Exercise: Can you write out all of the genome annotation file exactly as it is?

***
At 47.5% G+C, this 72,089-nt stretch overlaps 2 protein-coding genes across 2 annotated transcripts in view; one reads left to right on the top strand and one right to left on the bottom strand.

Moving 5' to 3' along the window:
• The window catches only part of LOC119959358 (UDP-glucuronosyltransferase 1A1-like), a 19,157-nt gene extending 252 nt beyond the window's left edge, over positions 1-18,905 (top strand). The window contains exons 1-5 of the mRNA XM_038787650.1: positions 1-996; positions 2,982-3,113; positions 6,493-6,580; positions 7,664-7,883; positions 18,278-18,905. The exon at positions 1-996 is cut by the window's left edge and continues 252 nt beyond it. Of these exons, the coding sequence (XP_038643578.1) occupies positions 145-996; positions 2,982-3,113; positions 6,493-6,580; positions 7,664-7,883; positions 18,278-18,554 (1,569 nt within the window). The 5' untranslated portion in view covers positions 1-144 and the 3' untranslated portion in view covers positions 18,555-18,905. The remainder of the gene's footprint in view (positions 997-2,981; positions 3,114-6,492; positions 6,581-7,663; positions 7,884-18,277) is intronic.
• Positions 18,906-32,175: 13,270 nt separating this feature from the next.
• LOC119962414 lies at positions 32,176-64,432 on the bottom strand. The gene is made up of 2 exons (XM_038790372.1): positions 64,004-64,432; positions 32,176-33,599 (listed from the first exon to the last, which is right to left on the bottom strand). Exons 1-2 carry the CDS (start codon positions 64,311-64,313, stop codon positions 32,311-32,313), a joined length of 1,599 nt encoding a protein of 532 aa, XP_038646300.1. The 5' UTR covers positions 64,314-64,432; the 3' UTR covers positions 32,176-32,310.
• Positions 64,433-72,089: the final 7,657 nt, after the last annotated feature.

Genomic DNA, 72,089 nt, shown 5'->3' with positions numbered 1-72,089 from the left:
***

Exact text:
At 47.5% G+C, this 72,089-nt stretch overlaps 2 protein-coding genes across 2 annotated transcripts in view; one reads left to right on the top strand and one right to left on the bottom strand.

Moving 5' to 3' along the window:
• The window catches only part of LOC119959358 (UDP-glucuronosyltransferase 1A1-like), a 19,157-nt gene extending 252 nt beyond the window's left edge, over positions 1-18,905 (top strand). The window contains exons 1-5 of the mRNA XM_038787650.1: positions 1-996; positions 2,982-3,113; positions 6,493-6,580; positions 7,664-7,883; positions 18,278-18,905. The exon at positions 1-996 is cut by the window's left edge and continues 252 nt beyond it. Of these exons, the coding sequence (XP_038643578.1) occupies positions 145-996; positions 2,982-3,113; positions 6,493-6,580; positions 7,664-7,883; positions 18,278-18,554 (1,569 nt within the window). The 5' untranslated portion in view covers positions 1-144 and the 3' untranslated portion in view covers positions 18,555-18,905. The remainder of the gene's footprint in view (positions 997-2,981; positions 3,114-6,492; positions 6,581-7,663; positions 7,884-18,277) is intronic.
• Positions 18,906-32,175: 13,270 nt separating this feature from the next.
• LOC119962414 lies at positions 32,176-64,432 on the bottom strand. The gene is made up of 2 exons (XM_038790372.1): positions 64,004-64,432; positions 32,176-33,599 (listed from the first exon to the last, which is right to left on the bottom strand). Exons 1-2 carry the CDS (start codon positions 64,311-64,313, stop codon positions 32,311-32,313), a joined length of 1,599 nt encoding a protein of 532 aa, XP_038646300.1. The 5' UTR covers positions 64,314-64,432; the 3' UTR covers positions 32,176-32,310.
• Positions 64,433-72,089: the final 7,657 nt, after the last annotated feature.

Genomic DNA, 72,089 nt, shown 5'->3' with positions numbered 1-72,089 from the left: